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People with mental health conditions that impact their ability to make decisions cannot consent to sexual relations. To allow elderly residents with dementia to engage in intimate relations in a nursing home under the guise that it is “consensual,” and in some respects promote it as a policy, is inexcusable.

An Illinois appellate court has sided with the Centers for Medicare & Medicaid Services (CMS) on their decision to heavily fine an Illinois nursing home for a policy that allowed residents with dementia to engage in sexual relationships.

Generations at Neighbors in Byron, IL previously allowed residents with dementia or other cognitive difficulties to have intimate relations with fellow residents, provided that the interactions seemed consensual. CMS, citing this policy as an Immediate Jeopardy violation, fined the facility $83,000. Immediate Jeopardy citations are reserved for those “situations in which the provider’s noncompliance with one or more requirements of participation has caused, or is likely to cause, serious injury, harm, impairment or death to a resident.”

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“Since nurse staffing is directly related to the quality of care that residents experience, CMS is very concerned about the risk to resident health and safety that these situations may present.”

-11/18/18 CMS memo to state nursing home surveyors

The Centers for Medicare & Medicaid Services (CMS), the federal agency tasked with regulating nursing homes, has updated rules for nursing home staffing levels and how they report employee hours.

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A Chicago psychiatric hospital responsible for treating children in state custody with the most serious psych conditions is facing serious allegations of sexual assault from its patients.

Chicago Lakeshore Psychiatric Hospital, located in the city’s Uptown neighborhood, has served as a lifeline for Illinois’ Department of Children and Family Services (DCFS), taking foster children with psychiatric issues that other hospitals just wouldn’t treat. Since at least 2008 DCFS has been aware of incidents of loose supervision of its young patients, resulting in sexual abuse and assault by fellow residents and even staff. A government agency created to protect the safety and welfare of our children not only knows about these cases of abuse and neglect, but for at least 10 years have allowed these problems to persist, continuing to send children entrusted to their care to the hospital.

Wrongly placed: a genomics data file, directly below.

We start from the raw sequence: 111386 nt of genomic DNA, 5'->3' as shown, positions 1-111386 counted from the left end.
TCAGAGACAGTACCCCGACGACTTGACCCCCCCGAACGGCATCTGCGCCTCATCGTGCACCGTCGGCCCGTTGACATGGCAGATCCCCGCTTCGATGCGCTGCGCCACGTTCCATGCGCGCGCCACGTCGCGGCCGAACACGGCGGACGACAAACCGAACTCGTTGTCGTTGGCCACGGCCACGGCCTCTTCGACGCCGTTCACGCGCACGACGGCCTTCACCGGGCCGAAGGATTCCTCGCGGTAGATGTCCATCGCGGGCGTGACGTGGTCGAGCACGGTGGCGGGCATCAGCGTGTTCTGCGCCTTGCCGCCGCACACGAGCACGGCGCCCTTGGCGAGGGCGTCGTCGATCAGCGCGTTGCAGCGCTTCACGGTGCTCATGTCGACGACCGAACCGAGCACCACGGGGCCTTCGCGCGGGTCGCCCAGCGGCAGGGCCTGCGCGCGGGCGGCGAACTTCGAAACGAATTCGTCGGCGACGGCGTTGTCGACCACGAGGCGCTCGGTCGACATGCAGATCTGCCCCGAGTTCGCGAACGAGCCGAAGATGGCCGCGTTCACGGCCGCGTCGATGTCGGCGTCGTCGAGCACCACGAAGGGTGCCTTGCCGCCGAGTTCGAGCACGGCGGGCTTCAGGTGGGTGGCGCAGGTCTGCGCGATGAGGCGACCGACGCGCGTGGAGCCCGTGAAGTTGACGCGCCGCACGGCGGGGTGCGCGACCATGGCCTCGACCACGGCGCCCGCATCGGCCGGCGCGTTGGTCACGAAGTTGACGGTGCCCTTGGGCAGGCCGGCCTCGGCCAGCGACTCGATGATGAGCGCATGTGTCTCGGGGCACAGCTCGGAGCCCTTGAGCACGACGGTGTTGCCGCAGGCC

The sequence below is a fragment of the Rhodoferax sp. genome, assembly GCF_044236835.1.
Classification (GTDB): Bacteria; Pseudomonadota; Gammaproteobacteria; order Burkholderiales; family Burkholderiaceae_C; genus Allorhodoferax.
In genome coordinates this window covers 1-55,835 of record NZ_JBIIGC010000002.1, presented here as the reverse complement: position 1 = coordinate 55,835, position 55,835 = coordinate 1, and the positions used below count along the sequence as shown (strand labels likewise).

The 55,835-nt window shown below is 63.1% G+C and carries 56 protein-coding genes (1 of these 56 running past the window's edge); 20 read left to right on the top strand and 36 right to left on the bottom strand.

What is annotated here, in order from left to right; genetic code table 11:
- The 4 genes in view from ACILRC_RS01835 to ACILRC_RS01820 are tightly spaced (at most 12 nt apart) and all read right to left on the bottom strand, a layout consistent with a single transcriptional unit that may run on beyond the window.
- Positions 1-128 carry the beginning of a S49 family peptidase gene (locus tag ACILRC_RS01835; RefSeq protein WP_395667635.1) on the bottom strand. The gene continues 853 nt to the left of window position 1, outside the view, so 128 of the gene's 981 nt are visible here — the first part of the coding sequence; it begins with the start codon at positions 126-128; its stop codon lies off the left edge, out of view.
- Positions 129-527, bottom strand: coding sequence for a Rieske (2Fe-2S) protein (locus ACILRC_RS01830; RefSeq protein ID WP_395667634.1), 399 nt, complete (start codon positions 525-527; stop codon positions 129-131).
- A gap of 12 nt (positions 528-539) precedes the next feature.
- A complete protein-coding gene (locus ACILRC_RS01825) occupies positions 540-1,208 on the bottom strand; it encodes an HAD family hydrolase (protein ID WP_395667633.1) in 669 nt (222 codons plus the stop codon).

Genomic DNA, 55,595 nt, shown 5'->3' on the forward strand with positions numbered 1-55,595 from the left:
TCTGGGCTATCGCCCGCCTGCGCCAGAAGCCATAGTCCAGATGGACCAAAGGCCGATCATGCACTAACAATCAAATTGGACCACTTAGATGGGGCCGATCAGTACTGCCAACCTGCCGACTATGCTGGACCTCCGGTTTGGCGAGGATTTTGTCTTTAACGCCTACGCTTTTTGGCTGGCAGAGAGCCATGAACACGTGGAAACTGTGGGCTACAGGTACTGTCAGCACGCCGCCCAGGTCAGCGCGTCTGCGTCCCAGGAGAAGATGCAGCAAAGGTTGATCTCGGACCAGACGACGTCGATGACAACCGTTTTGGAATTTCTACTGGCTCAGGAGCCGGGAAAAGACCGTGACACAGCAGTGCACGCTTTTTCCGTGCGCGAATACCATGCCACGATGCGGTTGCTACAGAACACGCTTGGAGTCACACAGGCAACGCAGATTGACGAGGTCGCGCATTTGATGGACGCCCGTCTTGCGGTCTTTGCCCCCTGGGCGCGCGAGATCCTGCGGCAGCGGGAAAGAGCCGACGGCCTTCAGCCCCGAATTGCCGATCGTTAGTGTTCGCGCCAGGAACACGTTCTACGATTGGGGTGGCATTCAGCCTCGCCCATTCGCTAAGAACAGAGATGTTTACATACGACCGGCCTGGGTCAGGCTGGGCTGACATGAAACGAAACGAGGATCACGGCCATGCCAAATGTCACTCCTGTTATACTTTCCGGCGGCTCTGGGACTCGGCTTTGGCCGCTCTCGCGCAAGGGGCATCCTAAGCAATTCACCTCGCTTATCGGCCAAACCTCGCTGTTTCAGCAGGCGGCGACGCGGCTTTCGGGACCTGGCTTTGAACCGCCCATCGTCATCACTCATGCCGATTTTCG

Allegations of sexual assault and abuse at the hospital reached a fever pitch this year. According to ProPublica, there have been 16 allegations of sexual and physical abuse and neglect against the hospital since January, including 2 allegations of sexual assault against the same 7-year-old girl. The girl alleges that on separate occasions, a 12-year-old fellow patient and an employee digitally penetrated her. Of these 16 allegations, the Illinois Department of Public Health (IDPH) found enough evidence to support 4 cases and are currently investigating 5 others. There was not enough evidence to substantiate the other 7 allegations.

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“Imagine someone in the inside of a car with the doors locked and the windows rolled up and that person is nonverbal and can’t communicate. And you leave that person in the car until they die.

That’s what happened to our client, but it happened in a health care facility instead of a car.”  Attorney Steve Levin

https://youtu.be/e966vpOoesg

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It’s a tragic end to a story that should have never happened. On Monday, Chicago Police discovered the body of Ernestine Booker, a 67-year-old woman suffering from dementia who disappeared from her Bronzeville nursing home on October 23rd. Ms. Booker’s body was found at the Sykes Center, a now-closed Advocate outpatient healthcare center at 2545 S. King Drive, approximately 2.5 miles from the nursing home from which she disappeared. The cause of death has not yet been released, but Chicago Police said there is no evidence of a homicide.

While the full details of her disappearance have not been shared with the public, we do know that Ms. Booker left her nursing home unnoticed around 11 a.m. Her family notified the police that same day and Chicago police asked for the public’s assistance in locating her.

When families place their loved ones in the care of a nursing home, the minimum expectation is that the nursing home will keep track of their whereabouts. As we shared in an earlier post, residents with dementia are more prone to wandering a facility or eloping (leaving).